The Cranberries singer’s family hear the circumstances which surrounded her death in London on January 15.
A hearing at the Westminster Coroners’ Court, in London, has heard that Dolores O’Riordan, the frontwoman of the Irish band The Cranberries, died face up in her bath at the Hilton Park Lane hotel, on January 15, still wearing her pajamas.
The inquest officially found that she died of drowning as a result of intoxication from alcohol.
O’Riordan’s mother Eileen, brother and sister-in-law all attended the inquest, held tragically on what would have been the singer’s 47th birthday.
The court was told she was found “submerged face up in the bath dressed in her pajamas.” A cleaner found O’Riordan’s body in the bath, with her nose and mouth submerged.
The singer had called her mother from the hotel room at 3 am on the morning on Jan 15. She had accessed the bedroom’s mini bar and five miniature bottles of spirits, a 35cl bottle of Champagne, an empty packet of cigarettes and the packaging of medication, including lorazepam, were found in her room.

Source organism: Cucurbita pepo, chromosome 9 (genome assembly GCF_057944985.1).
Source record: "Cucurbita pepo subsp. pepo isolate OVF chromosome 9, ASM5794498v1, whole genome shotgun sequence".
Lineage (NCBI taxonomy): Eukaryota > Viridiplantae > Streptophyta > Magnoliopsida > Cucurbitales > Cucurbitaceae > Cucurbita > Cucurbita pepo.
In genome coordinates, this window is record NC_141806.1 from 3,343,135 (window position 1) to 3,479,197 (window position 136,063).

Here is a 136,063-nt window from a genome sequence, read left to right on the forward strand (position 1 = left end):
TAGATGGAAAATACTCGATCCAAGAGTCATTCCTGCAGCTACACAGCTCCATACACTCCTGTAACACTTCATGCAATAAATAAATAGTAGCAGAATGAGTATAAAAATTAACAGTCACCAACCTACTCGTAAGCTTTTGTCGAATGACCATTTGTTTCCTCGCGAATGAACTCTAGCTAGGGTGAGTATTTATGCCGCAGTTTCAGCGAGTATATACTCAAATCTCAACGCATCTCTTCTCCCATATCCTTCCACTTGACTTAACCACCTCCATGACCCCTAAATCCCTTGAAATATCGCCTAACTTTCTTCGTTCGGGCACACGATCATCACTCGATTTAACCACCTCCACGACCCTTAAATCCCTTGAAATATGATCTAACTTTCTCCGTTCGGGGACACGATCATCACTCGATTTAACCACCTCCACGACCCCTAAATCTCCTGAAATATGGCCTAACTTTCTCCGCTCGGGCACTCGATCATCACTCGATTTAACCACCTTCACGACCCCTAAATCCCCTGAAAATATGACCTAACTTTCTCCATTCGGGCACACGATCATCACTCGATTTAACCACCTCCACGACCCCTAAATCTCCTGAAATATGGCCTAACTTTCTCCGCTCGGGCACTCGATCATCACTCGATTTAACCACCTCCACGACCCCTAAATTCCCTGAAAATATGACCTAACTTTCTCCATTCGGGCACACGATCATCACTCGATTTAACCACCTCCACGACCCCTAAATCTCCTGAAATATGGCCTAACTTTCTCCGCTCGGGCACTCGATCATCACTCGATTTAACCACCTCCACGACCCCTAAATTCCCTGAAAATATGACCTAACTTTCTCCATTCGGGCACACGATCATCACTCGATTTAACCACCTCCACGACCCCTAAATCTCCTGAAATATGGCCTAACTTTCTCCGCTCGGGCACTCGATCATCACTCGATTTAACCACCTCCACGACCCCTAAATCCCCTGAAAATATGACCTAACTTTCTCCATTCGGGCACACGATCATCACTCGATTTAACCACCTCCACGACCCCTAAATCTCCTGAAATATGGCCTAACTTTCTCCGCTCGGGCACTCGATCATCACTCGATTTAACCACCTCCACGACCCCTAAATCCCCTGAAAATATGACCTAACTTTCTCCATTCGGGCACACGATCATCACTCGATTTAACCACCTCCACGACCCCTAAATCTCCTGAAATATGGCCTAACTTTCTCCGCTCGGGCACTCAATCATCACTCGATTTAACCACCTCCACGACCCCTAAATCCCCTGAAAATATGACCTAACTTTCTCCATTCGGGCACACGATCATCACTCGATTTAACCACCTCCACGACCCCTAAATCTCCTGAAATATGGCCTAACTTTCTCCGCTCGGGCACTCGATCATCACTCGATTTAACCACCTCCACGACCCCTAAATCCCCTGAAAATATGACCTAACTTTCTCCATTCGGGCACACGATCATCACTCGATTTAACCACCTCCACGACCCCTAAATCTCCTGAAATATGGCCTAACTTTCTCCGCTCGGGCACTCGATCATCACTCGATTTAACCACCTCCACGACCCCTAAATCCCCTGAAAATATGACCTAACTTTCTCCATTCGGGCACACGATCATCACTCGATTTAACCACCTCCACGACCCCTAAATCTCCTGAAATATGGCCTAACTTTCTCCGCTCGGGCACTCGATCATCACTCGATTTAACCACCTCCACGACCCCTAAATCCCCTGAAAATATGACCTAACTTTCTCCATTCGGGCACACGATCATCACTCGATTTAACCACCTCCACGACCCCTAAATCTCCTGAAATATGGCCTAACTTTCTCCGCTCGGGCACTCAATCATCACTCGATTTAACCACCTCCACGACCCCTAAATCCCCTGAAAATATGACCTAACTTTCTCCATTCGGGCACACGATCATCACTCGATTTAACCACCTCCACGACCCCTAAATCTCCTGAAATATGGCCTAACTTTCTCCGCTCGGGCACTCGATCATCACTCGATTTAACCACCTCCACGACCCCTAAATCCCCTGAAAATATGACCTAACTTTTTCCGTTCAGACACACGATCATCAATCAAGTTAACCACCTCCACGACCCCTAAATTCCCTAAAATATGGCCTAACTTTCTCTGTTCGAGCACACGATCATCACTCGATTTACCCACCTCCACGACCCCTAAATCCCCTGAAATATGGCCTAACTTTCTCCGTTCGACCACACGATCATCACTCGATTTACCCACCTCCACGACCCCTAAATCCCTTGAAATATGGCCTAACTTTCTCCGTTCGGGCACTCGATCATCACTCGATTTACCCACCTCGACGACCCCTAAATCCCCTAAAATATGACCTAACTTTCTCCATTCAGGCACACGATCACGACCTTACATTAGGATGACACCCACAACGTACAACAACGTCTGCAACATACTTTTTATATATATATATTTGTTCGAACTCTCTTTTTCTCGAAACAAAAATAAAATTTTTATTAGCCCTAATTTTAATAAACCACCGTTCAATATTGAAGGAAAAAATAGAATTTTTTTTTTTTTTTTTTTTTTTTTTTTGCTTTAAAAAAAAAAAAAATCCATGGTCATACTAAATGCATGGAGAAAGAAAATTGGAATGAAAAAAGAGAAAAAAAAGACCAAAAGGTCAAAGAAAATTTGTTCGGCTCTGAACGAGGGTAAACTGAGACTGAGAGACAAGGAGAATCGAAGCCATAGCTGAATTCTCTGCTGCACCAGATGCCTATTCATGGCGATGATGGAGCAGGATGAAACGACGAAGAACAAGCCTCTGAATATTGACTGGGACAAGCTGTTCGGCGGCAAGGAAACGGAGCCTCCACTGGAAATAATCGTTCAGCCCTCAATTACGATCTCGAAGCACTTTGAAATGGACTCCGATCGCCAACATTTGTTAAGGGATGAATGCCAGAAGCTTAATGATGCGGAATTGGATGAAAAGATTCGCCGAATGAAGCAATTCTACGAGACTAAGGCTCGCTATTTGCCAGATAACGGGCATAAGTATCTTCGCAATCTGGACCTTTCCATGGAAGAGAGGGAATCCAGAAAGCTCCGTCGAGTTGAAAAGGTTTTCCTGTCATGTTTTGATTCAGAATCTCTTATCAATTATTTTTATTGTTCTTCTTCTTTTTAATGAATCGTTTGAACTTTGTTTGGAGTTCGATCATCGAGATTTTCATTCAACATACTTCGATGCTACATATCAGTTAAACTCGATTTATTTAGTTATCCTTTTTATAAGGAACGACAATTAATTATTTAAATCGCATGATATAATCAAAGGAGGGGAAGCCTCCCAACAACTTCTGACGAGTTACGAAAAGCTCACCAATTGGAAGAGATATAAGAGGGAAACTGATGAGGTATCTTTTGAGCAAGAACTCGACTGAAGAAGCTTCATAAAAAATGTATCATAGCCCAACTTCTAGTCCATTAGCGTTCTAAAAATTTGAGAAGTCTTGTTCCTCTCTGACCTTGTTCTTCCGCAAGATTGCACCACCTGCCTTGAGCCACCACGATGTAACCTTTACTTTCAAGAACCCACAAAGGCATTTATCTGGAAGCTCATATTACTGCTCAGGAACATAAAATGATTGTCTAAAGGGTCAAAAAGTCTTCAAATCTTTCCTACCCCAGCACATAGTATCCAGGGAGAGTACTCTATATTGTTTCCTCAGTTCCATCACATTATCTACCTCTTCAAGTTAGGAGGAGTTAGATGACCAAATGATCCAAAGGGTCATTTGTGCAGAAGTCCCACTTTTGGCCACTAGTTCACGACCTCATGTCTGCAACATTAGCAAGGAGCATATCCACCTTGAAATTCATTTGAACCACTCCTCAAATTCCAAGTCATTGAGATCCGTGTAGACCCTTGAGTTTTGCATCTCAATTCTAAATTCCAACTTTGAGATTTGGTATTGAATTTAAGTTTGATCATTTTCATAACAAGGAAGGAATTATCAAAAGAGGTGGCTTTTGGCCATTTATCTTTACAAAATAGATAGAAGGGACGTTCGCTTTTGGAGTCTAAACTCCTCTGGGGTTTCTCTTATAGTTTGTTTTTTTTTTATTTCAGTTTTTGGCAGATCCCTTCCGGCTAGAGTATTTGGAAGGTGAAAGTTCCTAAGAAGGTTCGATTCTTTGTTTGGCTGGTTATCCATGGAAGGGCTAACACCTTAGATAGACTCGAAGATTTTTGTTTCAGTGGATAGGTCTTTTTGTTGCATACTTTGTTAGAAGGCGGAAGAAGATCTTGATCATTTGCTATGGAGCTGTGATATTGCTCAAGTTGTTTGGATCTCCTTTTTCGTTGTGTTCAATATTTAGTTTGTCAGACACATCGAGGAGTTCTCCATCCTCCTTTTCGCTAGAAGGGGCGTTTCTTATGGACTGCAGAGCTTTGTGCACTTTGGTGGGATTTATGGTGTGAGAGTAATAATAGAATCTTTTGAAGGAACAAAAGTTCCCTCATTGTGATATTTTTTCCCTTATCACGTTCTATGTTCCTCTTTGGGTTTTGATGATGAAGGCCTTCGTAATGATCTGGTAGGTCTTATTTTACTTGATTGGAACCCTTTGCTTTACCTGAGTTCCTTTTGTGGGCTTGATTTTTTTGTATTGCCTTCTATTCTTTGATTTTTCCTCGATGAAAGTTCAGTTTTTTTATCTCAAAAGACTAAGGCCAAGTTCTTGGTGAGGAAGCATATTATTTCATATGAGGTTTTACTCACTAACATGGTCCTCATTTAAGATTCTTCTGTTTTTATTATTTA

Her alcohol level was 330mg per 100ml of blood. That is more than four times the legal limit for driving in the United Kingdom.
The report by Dr. Adam Combe concluded that O’Riordan drowned as a result of alcohol intoxication. The police confirmed that is not a suspicious death. Also, no note of intention was found.
O’Riordan’s US psychiatrist Dr. Robert Hirschfield told the court he had spoken with the Limerick singer on Dec 26.
He said, “She was doing well, she was not drinking, she was a little sad on Christmas Day ... no thoughts of suicide.”
The Coroner, Dr Shirley Radcliffe, said “There’s no evidence that this was anything other than an accident. There was no intention, this seems to be solely a tragic accident.”
The inquest noted that O’Riordan had struggled with bipolar disorder and ongoing substance abuse. In September 2017 she had written a suicide note while drinking heavily and taking lorazepam.
This is the version of "Ave Maria" performed by Dolores O'Riordan and Lucian Pavarotti, played at the Limerick singer's funeral: